BusinessWeek has published a story calling Appleis board among the eight worst in corporate America. The magazine released its fourth annual rankings of boards of directors this week, with this yearis report getting the extra focus from the Enron and World Com scandals. Apple was listed at the top of the worst boards because of Steve Jobsi lack of stock holdings in the company, Larry Ellisonis attendance and similar lack of AAPL holdings, and the suggestion of an incestuous relationship between the boards at Apple and Gap, Inc. From the report:
The depth and breadth of the changes taking place become clear in BusinessWeekis fourth ranking of the best and worst corporate boards in America, a survey we first undertook in 1996. To determine which boards were getting it right and which werenit, we polled the nationis top governance experts and conducted an in-depth analysis of dozens of boards, looking at everything from director credentials to stock ownership to attendance. This year, besides listing the best and worst boards in America, weive added three new categories: Most Improved Boards, Boards That Need Work, and a Hall of Shame.
The yearlong study provided a richly detailed view of governance in the post-Enron age, revealing a broken system undergoing radical repairs. "Enron is bringing about the most sweeping structural changes in governance that have ever occurred," says Donald P. Jacobs, former dean of Northwestern Universityis Kellogg School of Business and a governance watcher. "We thought there had been an enormous increase in the quality of boards, but Enron has shaken the hell out of that confidence."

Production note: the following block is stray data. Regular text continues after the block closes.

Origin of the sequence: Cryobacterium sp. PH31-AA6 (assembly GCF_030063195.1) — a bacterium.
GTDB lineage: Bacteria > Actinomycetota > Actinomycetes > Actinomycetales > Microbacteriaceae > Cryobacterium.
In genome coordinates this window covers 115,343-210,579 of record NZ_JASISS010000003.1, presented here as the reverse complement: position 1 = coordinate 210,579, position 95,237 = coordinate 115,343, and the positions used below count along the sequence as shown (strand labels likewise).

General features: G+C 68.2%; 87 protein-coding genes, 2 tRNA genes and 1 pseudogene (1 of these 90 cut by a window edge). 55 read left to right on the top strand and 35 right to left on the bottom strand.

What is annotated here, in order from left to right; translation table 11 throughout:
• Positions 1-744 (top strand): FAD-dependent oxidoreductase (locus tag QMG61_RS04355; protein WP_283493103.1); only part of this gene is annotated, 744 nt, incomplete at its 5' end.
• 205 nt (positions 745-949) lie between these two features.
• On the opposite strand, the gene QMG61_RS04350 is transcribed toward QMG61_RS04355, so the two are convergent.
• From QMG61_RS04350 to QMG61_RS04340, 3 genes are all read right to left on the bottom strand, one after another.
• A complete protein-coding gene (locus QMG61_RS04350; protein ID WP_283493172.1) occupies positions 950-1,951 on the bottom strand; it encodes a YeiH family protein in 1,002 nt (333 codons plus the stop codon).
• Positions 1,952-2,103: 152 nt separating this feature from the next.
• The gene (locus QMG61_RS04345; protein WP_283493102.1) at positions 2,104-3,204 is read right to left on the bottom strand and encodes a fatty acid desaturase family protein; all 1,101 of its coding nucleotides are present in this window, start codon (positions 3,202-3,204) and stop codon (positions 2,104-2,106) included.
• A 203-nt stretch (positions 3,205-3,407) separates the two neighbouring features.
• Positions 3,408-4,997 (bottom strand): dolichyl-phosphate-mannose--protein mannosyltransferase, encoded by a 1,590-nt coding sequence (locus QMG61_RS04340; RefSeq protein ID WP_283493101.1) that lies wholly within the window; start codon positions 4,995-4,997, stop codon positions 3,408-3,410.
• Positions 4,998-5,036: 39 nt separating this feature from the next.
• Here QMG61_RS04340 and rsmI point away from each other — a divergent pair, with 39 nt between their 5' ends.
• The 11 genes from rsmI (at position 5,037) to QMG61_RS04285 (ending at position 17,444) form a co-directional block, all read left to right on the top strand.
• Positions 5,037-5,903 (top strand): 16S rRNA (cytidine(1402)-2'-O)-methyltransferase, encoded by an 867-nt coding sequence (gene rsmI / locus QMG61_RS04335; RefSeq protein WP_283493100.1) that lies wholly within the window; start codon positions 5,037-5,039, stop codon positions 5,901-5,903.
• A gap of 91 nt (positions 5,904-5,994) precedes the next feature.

The changes at those companies warranted their inclusion on BusinessWeekis list of most-improved boards, but even the worst boards in our rankings made some positive changes. Apple Computer Inc. (AAPL ) and Qwest Communications International (Q ) have both prohibited their outside auditors from doing nonaudit work for the company.
At Apple, Steven P. Jobs owns just two shares of the company he founded nearly three decades ago. Even worse, the CEO of Micro Warehouse Inc., Jerome B. York, sits on Appleis compensation committee--even though Micro Warehouse accounted for nearly 3% of Appleis net sales in 2001. In the past two years, the board has awarded Jobs 27.5 million stock options and a $90 million jet, though it has saved on salary because Jobs has worked for $1 a year since his return to Apple in 1997. Apple declined to comment, but shareholders are aghast. "This is the old boysi network at its worst," says James C. Voye, international representative for the International Brotherhood of Electrical Workers pension fund, which launched an unsuccessful campaign for an independent compensation committee. "How do shareholders have any faith that these insiders arenit stuffing their pockets?"
The magazineis write up of Apple from the eight board roundup:
Founder Steve Jobs owns just two shares in the company. Recently departed director Larry Ellison had none and had missed more than 25% of meetings in the past five years. The CEO of Micro Warehouse, which accounted for nearly 2.9% of Appleis net sales in 2001, sits on the compensation committee. Since 2000, the board has awarded Jobs 27.5 million stock options and a $90 million jet. There is an interlocking directorship--with Gap CEO Mickey Drexler and Jobs sitting on each otheris boards.